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A feared Iranian militia is leading the crackdown on protesters. Who are the Basijs?

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A group of schoolgirls chanting in black in Shiraz, Iran, seemed determined to make their voices heard.

“Basiji, go and get lost!” they shouted to a man in a gray suit standing on a podium in front of them.

NBC News confirmed a video of the event posted on Twitter earlier this month, but was unable to determine whether the man on the podium was a member of the feared Basij militia, which is spearheading crackdowns on nationwide anti-government protests. It broke out last month after Mahsa Amini’s death.

Amini, 22, from Iran’s Kurdistan region, died in hospital three days after being detained by police in Tehran last month and was accused of failing to cover her hair completely and breaking the country’s strict dress code.

Several videos posted on social media since his death show demonstrators chanting furiously against Basij.

But who are the Basijs? And what role did the organization play in the nearly six weeks of unrest in Iran?

volunteer militia

Founded in 1979 by Ayatollah Ruhollah Khomeini, the founder of the Islamic Republic, Basij-e Mostaz’afin, or Organization for the Mobilization of the Oppressed, is a branch of the Islamic Revolutionary Guards, defined by the United Nations as a foreign terrorist organization. states in April 2019.

More commonly called the Basij, meaning “mobilization” in Persian, the militia is “an armed youth organization that, for all practical purposes, also serves as the ground forces of the Islamic Republic,” said Ali Alfoneh, a senior fellow Arab The Gulf States Institute said by phone on Thursday.

The group rose to prominence in the 1980s during Iran’s war with neighboring Iraq, when the youth, often lightly armed, had only basic military training and attacked open minefields without any artillery or air support.

Alfoneh said it still consists of volunteers today and is used by the Iranian government to suppress dissidents, protests, control the population and brainwash Iranian citizens, as well as deployed during natural disasters and maintain a presence in government institutions.

material benefits

Alfoneh said many of the militia members come from poor, conservative backgrounds in rural Iran or deprived areas in the country’s cities, and many are united for the privileges and material benefits that enrollment brings, and not for ideological reasons. .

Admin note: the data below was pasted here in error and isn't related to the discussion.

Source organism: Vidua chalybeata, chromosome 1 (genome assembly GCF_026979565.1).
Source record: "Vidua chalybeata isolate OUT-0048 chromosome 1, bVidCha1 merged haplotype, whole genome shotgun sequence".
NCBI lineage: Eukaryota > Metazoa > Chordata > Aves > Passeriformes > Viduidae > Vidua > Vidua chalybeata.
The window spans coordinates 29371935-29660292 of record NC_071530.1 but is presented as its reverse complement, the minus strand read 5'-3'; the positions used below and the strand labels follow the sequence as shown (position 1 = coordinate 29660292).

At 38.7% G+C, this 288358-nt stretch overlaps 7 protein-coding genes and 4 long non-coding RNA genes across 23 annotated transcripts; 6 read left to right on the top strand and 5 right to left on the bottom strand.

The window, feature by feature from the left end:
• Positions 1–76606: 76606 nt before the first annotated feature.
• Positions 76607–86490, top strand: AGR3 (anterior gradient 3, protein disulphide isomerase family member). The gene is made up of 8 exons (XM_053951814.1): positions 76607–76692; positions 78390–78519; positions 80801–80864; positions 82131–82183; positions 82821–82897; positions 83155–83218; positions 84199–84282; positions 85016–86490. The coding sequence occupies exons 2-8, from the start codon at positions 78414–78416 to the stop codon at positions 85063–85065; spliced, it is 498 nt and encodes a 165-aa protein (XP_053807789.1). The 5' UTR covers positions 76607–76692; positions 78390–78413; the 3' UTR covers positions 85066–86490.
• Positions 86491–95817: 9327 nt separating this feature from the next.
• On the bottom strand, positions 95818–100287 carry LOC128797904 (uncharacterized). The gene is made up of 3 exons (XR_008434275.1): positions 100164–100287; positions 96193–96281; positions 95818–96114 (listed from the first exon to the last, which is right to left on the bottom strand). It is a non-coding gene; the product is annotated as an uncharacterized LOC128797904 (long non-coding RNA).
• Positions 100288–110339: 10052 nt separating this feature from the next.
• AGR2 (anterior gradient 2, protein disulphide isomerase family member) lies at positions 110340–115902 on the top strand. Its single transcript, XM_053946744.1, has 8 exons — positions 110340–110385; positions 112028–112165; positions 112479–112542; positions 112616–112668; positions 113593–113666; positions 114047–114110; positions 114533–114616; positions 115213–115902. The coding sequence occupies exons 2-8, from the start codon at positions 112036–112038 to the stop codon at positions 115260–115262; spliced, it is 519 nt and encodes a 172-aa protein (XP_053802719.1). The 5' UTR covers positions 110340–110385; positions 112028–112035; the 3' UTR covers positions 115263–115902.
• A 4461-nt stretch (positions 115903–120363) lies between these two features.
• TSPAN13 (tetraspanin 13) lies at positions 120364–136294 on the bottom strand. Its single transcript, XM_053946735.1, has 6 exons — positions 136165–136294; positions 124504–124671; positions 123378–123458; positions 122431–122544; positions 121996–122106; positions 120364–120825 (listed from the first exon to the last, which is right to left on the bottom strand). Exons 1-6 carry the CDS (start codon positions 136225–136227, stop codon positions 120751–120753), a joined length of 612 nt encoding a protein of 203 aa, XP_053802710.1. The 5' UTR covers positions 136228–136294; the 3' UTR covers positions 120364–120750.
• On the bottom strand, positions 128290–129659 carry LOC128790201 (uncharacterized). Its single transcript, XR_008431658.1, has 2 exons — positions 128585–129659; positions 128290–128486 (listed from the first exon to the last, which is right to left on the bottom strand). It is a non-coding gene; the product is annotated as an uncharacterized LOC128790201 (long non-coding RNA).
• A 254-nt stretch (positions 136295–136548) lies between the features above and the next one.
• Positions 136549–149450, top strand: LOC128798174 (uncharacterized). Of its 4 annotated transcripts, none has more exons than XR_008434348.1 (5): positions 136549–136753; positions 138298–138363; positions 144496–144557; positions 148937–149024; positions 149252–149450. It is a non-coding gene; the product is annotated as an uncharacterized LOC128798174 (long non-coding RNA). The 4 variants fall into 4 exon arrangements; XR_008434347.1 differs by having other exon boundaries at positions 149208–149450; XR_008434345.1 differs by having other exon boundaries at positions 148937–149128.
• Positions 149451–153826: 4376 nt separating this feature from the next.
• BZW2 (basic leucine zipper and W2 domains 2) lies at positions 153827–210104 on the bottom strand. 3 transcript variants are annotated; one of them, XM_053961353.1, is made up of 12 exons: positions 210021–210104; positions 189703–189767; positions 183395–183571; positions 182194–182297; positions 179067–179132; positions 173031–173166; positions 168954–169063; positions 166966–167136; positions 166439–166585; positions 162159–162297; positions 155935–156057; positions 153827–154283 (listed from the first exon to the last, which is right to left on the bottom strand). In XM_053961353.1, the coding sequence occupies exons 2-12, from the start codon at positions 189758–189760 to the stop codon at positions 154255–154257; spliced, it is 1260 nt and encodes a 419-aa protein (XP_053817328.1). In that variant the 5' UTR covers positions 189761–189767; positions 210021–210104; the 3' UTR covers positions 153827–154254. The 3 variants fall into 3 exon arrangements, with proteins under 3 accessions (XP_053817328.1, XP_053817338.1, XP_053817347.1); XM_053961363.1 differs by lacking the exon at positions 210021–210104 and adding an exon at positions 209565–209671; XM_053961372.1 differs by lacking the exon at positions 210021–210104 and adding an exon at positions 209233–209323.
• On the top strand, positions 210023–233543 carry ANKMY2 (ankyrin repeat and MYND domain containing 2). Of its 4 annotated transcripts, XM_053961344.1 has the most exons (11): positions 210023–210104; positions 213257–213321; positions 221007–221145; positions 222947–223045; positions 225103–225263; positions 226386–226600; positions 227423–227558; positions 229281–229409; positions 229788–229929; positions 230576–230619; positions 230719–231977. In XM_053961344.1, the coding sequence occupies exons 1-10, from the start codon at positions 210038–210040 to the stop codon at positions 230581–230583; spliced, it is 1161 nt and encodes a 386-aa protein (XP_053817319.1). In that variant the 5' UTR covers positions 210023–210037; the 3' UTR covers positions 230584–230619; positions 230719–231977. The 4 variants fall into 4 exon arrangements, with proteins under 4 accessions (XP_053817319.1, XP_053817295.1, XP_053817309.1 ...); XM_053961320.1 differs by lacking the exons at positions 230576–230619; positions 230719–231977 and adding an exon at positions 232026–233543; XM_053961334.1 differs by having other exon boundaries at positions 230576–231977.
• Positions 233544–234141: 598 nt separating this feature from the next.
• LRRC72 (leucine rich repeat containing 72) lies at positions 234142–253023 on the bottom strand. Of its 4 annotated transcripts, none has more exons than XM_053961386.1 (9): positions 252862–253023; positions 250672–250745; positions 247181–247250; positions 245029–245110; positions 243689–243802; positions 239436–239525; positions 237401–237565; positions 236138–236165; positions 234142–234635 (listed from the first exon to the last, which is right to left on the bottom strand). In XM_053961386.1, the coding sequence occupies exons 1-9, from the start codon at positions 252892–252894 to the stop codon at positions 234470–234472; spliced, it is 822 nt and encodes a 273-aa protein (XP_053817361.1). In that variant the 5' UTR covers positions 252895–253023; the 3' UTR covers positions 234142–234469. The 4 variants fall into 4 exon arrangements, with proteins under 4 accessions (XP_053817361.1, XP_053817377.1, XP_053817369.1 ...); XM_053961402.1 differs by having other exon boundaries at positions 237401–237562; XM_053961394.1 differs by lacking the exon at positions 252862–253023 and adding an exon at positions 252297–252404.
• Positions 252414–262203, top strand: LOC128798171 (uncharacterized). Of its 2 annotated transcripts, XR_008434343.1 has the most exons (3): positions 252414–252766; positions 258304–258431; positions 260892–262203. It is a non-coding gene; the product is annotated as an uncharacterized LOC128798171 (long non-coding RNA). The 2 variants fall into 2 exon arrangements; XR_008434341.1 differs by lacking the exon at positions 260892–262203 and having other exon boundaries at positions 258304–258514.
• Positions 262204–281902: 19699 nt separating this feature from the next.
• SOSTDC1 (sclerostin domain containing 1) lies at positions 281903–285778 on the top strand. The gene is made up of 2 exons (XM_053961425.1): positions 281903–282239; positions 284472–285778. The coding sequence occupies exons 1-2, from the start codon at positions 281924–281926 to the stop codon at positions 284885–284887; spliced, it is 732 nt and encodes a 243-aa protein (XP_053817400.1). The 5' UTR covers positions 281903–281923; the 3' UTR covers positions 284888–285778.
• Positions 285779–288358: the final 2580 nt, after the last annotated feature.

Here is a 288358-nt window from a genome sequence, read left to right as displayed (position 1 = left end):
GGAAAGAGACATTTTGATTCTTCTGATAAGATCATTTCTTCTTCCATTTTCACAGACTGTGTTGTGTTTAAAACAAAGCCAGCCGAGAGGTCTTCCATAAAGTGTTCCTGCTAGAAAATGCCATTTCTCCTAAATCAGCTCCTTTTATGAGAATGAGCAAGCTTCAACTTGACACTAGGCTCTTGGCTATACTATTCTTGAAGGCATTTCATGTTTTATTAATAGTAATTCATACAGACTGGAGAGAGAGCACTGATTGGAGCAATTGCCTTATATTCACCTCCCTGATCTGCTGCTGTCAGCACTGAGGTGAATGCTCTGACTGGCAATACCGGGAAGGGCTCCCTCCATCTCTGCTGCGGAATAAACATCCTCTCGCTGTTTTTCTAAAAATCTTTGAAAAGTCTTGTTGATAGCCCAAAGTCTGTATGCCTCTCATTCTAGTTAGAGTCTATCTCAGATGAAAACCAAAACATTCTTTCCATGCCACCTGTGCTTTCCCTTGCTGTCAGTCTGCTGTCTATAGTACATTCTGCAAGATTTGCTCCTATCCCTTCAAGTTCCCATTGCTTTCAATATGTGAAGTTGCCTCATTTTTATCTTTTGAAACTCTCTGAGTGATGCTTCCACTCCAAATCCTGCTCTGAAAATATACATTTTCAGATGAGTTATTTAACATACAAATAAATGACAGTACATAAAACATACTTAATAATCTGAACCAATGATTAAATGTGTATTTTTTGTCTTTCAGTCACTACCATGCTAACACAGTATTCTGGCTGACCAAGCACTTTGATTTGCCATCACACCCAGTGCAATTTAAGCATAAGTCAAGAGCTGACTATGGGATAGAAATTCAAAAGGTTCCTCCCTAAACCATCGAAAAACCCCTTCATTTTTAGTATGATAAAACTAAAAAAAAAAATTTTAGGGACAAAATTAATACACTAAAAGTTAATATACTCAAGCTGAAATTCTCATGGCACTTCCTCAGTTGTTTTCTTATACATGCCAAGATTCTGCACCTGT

Basij added that it gives them access to higher education, subsidized consumer goods, free healthcare and job security.

Saeid Golkar, an assistant professor at the University of Tennessee in Chattanooga, who wrote a book about the group, said enrolling in the militia was seen as respectable and prestigious, and it allowed its members to be socially mobile.

He said the group has around 1 million members, although there are no official figures, but he added that “Basij’s core is only about 100,000 active members.”

Today, Basij said, enforcing the country’s strict religious rules, acting as morality police in public places such as parks and checkpoints, and heavily monitoring the population.

suppression methods

Golkar said there are three main methods Basij uses to quell anti-government protests.

First, they demonstrate their presence to the public by patrolling the streets, and “create the illusion that the regime has strong social support by staying on the street and facing protesters,” he said.

Second, he said members wore plainclothes to infiltrate protests to detect “political activists or people actively cheering and mocking the regime or recording videos.”

He added that if these methods fail, Basij will resort to force using batons and whips to beat the demonstrators, and in some cases target them using deadly weapons such as shotguns.

history of violence

Basij has previously been accused of violently cracking down on individuals or groups who dare criticize or protest against the clergy-led government.

In 2009, human rights groups, including Amnesty International, said the group used excessive force during peaceful anti-government protests triggered by a controversial presidential election. At the time, Amnesty said it had documented reports of Basij beating demonstrators and shooting them with real ammunition.

Last month, the US Treasury Department sanctioned Basij’s deputy commander, accusing him and the militia of killing unarmed protesters on “numerous occasions”.

This came in January following the UK treasury’s sanctions on group members who accused them of human rights abuses, including murder, torture and mass beatings of peaceful protesters.

Decisions made to think stone

Despite its dire reputation, Alfoneh said some members of the Basij struggled to take action against anti-government protesters, particularly young women and girls who led demonstrations, burned headscarves, and angrily demanded reform from the country’s leaders.

“The thing is, members are taught to have some kind of Islamic values, you know, Islamic values ​​of honor, and now they’re taught to go and beat girls, and of course that’s against morality,” he said.